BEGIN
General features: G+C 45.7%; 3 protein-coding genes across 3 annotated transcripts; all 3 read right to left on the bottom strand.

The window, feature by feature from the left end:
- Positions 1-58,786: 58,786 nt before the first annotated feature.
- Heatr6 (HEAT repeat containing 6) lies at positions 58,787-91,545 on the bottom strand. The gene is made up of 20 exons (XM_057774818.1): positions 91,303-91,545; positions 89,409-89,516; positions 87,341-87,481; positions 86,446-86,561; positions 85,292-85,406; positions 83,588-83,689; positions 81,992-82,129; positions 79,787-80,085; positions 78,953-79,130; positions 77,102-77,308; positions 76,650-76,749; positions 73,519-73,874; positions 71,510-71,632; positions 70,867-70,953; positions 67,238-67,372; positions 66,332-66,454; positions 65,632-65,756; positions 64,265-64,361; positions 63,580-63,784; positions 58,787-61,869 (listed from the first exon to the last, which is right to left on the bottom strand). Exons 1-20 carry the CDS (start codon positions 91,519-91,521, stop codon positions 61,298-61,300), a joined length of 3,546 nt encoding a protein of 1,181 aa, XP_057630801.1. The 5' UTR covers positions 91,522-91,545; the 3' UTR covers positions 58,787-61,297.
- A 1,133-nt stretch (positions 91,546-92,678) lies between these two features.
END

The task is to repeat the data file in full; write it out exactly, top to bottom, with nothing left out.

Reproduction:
General features: G+C 45.7%; 3 protein-coding genes across 3 annotated transcripts; all 3 read right to left on the bottom strand.

The window, feature by feature from the left end:
- Positions 1-58,786: 58,786 nt before the first annotated feature.
- Heatr6 (HEAT repeat containing 6) lies at positions 58,787-91,545 on the bottom strand. The gene is made up of 20 exons (XM_057774818.1): positions 91,303-91,545; positions 89,409-89,516; positions 87,341-87,481; positions 86,446-86,561; positions 85,292-85,406; positions 83,588-83,689; positions 81,992-82,129; positions 79,787-80,085; positions 78,953-79,130; positions 77,102-77,308; positions 76,650-76,749; positions 73,519-73,874; positions 71,510-71,632; positions 70,867-70,953; positions 67,238-67,372; positions 66,332-66,454; positions 65,632-65,756; positions 64,265-64,361; positions 63,580-63,784; positions 58,787-61,869 (listed from the first exon to the last, which is right to left on the bottom strand). Exons 1-20 carry the CDS (start codon positions 91,519-91,521, stop codon positions 61,298-61,300), a joined length of 3,546 nt encoding a protein of 1,181 aa, XP_057630801.1. The 5' UTR covers positions 91,522-91,545; the 3' UTR covers positions 58,787-61,297.
- A 1,133-nt stretch (positions 91,546-92,678) lies between these two features.